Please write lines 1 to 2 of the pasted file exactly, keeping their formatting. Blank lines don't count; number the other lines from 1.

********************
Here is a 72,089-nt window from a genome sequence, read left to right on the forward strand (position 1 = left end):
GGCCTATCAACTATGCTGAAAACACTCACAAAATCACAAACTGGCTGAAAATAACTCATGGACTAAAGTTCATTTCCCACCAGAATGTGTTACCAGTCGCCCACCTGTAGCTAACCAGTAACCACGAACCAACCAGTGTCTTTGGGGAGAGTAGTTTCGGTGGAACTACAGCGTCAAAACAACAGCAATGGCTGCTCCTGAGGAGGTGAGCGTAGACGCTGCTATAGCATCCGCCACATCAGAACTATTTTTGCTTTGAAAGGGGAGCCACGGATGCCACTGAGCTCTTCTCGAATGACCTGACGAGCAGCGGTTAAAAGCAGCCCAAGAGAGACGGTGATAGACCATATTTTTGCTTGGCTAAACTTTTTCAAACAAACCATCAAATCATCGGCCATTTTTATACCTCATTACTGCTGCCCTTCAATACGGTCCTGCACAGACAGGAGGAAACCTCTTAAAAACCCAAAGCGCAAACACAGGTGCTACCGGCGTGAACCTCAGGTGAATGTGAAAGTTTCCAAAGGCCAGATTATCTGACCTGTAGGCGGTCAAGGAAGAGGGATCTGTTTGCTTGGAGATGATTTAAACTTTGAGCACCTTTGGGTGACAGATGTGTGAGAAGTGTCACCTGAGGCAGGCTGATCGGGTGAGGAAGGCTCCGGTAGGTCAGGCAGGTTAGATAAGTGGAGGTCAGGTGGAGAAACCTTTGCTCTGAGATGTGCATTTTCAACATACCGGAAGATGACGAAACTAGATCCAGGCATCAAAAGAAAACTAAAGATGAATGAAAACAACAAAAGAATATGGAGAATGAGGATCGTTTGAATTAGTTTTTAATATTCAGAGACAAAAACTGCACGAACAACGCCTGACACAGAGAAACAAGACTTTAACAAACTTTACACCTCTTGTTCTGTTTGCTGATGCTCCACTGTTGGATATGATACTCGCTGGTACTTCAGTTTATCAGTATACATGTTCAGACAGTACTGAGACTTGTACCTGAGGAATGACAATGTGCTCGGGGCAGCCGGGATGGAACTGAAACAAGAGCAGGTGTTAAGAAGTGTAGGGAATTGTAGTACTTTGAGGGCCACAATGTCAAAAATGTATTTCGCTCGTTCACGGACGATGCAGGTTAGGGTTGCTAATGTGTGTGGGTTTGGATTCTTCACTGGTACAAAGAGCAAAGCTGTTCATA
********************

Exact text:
Here is a 72,089-nt window from a genome sequence, read left to right on the forward strand (position 1 = left end):
GGCCTATCAACTATGCTGAAAACACTCACAAAATCACAAACTGGCTGAAAATAACTCATGGACTAAAGTTCATTTCCCACCAGAATGTGTTACCAGTCGCCCACCTGTAGCTAACCAGTAACCACGAACCAACCAGTGTCTTTGGGGAGAGTAGTTTCGGTGGAACTACAGCGTCAAAACAACAGCAATGGCTGCTCCTGAGGAGGTGAGCGTAGACGCTGCTATAGCATCCGCCACATCAGAACTATTTTTGCTTTGAAAGGGGAGCCACGGATGCCACTGAGCTCTTCTCGAATGACCTGACGAGCAGCGGTTAAAAGCAGCCCAAGAGAGACGGTGATAGACCATATTTTTGCTTGGCTAAACTTTTTCAAACAAACCATCAAATCATCGGCCATTTTTATACCTCATTACTGCTGCCCTTCAATACGGTCCTGCACAGACAGGAGGAAACCTCTTAAAAACCCAAAGCGCAAACACAGGTGCTACCGGCGTGAACCTCAGGTGAATGTGAAAGTTTCCAAAGGCCAGATTATCTGACCTGTAGGCGGTCAAGGAAGAGGGATCTGTTTGCTTGGAGATGATTTAAACTTTGAGCACCTTTGGGTGACAGATGTGTGAGAAGTGTCACCTGAGGCAGGCTGATCGGGTGAGGAAGGCTCCGGTAGGTCAGGCAGGTTAGATAAGTGGAGGTCAGGTGGAGAAACCTTTGCTCTGAGATGTGCATTTTCAACATACCGGAAGATGACGAAACTAGATCCAGGCATCAAAAGAAAACTAAAGATGAATGAAAACAACAAAAGAATATGGAGAATGAGGATCGTTTGAATTAGTTTTTAATATTCAGAGACAAAAACTGCACGAACAACGCCTGACACAGAGAAACAAGACTTTAACAAACTTTACACCTCTTGTTCTGTTTGCTGATGCTCCACTGTTGGATATGATACTCGCTGGTACTTCAGTTTATCAGTATACATGTTCAGACAGTACTGAGACTTGTACCTGAGGAATGACAATGTGCTCGGGGCAGCCGGGATGGAACTGAAACAAGAGCAGGTGTTAAGAAGTGTAGGGAATTGTAGTACTTTGAGGGCCACAATGTCAAAAATGTATTTCGCTCGTTCACGGACGATGCAGGTTAGGGTTGCTAATGTGTGTGGGTTTGGATTCTTCACTGGTACAAAGAGCAAAGCTGTTCATA